It's understandable that everyone's memory is a little fuzzy about what happened back in 2011. What's harder to understand is how someone could give legal effect to that fuzzy memory without bothering to take just a few minutes to google around to verify the facts. Even more disappointing is that the UK authorities seem to be digging in their heels and refusing to admit their mistake. A Foreign Office spokesman, confronted with questions on this issue, said, “This is a visa issue, where applications are decided by UKVI [UK Visas and Immigration] based on relevant legislation.” Yeah. thanks. We know it's a visa issue. And we know that UKVI is supposed to decide on applications on the basis of relevant legislation. Does the relevant legislation really call for decisions to be made on the basis of made-up facts?
By the way, if you think you've heard this kind of bland, bureaucratic non-answer before, you have. Here's Chinese Foreign Ministry spokesperson Hong Lei on questions about Ai's 2011 detention: “China is a country under the rule of law, and relevant authorities will work according to law.” And here's Chinese Foreign Ministry spokesperson Hua Chunying on questions about Pu Zhiqiang's detention: "The judicial authorities of China handle the relevant case in accordance with the law."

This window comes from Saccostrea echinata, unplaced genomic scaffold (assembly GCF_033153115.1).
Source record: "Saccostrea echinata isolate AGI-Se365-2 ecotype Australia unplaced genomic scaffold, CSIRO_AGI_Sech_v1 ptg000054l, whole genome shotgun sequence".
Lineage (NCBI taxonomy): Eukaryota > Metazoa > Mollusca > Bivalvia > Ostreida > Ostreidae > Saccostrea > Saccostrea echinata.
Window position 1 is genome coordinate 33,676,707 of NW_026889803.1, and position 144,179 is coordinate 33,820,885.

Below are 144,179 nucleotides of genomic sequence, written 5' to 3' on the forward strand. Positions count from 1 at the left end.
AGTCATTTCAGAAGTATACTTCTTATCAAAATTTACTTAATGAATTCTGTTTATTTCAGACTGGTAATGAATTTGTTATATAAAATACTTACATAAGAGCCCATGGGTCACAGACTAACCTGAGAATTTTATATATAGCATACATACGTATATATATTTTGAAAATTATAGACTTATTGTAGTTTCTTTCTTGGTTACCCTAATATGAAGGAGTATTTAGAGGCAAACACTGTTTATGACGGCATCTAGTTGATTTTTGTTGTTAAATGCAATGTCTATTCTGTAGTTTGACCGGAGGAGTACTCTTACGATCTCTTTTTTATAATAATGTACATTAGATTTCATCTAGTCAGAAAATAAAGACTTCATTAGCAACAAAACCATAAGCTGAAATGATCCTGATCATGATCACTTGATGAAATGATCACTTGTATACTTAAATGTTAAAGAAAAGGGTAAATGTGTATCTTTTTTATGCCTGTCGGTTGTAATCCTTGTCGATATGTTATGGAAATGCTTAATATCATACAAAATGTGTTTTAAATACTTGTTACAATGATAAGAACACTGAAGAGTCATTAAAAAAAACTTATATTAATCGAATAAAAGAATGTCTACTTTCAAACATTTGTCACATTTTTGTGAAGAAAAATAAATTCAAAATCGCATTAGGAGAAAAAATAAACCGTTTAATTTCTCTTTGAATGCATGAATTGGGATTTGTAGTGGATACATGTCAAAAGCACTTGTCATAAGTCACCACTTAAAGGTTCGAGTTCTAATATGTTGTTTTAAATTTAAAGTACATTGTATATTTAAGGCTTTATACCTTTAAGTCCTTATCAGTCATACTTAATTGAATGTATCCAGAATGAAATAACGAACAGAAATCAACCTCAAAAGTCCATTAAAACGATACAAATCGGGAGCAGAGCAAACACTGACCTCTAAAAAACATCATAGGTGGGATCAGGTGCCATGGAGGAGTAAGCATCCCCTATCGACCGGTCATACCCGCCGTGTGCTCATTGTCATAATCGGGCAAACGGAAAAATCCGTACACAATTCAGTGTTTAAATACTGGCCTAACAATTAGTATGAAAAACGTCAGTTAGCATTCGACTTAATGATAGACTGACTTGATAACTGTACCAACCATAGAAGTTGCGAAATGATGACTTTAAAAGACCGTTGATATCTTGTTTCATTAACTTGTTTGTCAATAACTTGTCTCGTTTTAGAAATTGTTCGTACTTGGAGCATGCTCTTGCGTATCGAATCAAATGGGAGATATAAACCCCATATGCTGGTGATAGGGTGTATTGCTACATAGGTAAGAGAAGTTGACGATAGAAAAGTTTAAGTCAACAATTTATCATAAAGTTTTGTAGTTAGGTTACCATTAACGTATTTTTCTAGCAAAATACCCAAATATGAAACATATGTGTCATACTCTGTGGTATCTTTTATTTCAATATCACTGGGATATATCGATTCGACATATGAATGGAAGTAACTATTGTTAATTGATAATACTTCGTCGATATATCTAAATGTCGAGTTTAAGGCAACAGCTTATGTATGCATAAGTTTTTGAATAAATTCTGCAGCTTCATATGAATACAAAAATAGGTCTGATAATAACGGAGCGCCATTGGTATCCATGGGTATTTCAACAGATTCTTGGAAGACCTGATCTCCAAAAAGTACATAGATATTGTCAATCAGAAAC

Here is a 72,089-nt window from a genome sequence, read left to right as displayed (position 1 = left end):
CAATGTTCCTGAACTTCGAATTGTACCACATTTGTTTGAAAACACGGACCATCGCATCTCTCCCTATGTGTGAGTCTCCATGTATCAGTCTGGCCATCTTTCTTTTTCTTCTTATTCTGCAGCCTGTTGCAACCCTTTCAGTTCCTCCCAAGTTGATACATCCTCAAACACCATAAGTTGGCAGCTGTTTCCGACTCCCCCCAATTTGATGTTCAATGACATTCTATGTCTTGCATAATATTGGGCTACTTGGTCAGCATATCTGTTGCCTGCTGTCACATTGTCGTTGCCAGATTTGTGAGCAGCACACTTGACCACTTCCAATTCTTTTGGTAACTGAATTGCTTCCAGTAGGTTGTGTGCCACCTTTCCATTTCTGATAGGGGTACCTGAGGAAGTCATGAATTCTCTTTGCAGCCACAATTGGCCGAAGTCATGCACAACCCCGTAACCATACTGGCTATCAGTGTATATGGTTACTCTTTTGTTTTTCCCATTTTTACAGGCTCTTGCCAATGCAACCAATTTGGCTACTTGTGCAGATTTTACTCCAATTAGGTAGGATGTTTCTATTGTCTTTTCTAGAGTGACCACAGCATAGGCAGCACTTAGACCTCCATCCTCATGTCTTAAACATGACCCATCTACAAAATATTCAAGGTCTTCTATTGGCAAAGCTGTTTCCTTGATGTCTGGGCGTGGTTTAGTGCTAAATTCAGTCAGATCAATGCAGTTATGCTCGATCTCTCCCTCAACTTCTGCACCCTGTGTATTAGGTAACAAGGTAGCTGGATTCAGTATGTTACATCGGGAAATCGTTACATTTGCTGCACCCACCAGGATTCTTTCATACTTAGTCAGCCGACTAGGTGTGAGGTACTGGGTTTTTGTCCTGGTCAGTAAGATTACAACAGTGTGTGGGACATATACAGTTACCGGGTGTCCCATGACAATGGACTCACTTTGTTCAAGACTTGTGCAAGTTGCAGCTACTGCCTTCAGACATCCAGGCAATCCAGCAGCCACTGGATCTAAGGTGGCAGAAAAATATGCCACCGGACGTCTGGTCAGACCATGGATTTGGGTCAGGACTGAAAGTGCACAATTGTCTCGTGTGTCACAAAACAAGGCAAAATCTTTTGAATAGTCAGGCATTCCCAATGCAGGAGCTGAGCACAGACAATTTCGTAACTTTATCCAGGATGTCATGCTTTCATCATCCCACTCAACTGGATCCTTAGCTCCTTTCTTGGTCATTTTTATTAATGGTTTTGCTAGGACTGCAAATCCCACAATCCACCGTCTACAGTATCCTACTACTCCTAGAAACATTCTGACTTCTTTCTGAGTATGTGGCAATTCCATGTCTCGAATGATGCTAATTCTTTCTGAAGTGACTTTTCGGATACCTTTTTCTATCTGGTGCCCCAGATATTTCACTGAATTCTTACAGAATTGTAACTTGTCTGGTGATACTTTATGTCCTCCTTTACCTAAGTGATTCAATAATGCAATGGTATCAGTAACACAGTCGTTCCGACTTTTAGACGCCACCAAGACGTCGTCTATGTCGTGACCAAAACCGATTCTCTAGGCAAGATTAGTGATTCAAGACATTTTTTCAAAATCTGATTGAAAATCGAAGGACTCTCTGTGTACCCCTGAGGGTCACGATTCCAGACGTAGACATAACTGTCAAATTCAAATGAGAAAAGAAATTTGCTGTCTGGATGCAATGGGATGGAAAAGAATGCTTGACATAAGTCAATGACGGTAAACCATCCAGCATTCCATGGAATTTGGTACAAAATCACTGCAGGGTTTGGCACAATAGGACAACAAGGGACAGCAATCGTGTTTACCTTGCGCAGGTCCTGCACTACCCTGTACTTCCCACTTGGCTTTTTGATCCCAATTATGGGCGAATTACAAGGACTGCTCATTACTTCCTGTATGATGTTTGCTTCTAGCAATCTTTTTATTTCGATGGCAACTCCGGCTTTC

Well done, Britain!
POSTSCRIPT: I'm not yet willing to dismiss the theory that this is just a low-level bureaucratic cock-up: somebody thinks he's fibbing because they misremember; they ask their superiors what to do, precisely because they don't want to deny him a visa, not because they do; the superiors, who assume that their subordinates have got their facts right, say, "Well, just give him a slap on the wrist and tell him not to do it again."
AUGUST 6th UPDATE: Kerry Brown, formerly of the Foreign Office, has kindly permitted me to publish his take on how this might have happened.
Thursday, July 23, 2015
Story below. I think this falls under the “be careful what you wish for” category. We always complain about the weakness of Chinese courts in enforcing their judgments, but this reminds us that if the state is well-organized enough, it can make your life miserable not only for good reasons (as here) but for bad reasons as well. Bullet trains today, credit cards tomorrow, and ATMs the day after. They won’t need to arrest the lawyers in that case.
Bullet Trains Off-Limits to People Failing to Make Court-Ordered Payments
Country's highest court adds high-speed trains to list of banned services for individuals failing to repay debts or make compensation payouts
(Beijing) – People who do not make payments ordered by judges cannot ride on China's popular bullet trains, the highest court has said, adding to the list of services that are off-limits to individuals who fail to make child support payments or repay debts.